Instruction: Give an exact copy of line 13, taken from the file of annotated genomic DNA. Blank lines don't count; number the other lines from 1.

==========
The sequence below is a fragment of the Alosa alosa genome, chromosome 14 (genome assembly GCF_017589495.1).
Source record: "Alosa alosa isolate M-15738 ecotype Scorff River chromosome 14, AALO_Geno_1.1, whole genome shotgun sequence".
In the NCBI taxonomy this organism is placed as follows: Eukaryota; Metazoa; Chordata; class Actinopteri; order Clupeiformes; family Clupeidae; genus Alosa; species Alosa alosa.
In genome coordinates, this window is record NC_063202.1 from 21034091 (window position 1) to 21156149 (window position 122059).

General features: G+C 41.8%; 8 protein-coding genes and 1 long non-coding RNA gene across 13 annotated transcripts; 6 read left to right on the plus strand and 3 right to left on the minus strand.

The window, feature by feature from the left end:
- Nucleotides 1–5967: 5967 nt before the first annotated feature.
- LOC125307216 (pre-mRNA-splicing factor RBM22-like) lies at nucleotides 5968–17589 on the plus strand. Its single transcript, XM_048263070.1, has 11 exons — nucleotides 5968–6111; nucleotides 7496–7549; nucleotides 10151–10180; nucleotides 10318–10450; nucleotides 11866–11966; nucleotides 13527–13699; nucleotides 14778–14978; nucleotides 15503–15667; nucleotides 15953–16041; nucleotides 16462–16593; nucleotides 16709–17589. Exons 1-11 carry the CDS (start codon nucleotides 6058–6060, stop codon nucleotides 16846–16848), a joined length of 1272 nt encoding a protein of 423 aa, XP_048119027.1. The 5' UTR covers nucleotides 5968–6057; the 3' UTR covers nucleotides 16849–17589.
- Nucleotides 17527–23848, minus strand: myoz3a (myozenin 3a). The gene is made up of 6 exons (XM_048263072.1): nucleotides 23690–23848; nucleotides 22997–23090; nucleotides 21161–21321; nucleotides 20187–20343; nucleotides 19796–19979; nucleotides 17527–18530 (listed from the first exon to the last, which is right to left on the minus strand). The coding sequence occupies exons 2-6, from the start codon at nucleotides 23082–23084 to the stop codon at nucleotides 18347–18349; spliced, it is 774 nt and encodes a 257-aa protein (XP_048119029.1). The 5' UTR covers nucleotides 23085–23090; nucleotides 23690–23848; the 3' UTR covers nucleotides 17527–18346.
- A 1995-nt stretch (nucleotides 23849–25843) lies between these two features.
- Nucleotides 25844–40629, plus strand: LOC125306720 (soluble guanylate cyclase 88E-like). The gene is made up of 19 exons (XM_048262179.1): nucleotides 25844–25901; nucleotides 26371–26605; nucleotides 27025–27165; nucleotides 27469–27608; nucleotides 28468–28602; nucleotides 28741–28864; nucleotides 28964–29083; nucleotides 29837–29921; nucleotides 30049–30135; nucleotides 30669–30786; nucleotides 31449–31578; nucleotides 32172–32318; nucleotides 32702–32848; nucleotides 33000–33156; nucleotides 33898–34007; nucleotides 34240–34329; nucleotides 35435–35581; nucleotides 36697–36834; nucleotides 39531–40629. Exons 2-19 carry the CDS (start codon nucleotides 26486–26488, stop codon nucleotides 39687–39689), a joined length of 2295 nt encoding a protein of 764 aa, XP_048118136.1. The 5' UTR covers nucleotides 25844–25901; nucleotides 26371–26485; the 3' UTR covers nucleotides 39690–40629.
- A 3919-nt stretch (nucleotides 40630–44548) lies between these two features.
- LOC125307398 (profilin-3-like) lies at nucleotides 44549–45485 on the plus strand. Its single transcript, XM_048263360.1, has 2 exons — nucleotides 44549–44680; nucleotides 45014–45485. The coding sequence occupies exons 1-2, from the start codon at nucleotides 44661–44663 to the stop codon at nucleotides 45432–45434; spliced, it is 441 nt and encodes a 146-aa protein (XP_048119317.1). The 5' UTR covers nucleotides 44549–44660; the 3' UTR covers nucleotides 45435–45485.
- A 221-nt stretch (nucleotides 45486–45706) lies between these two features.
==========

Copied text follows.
- LOC125307398 (profilin-3-like) lies at nucleotides 44549–45485 on the plus strand. Its single transcript, XM_048263360.1, has 2 exons — nucleotides 44549–44680; nucleotides 45014–45485. The coding sequence occupies exons 1-2, from the start codon at nucleotides 44661–44663 to the stop codon at nucleotides 45432–45434; spliced, it is 441 nt and encodes a 146-aa protein (XP_048119317.1). The 5' UTR covers nucleotides 44549–44660; the 3' UTR covers nucleotides 45435–45485.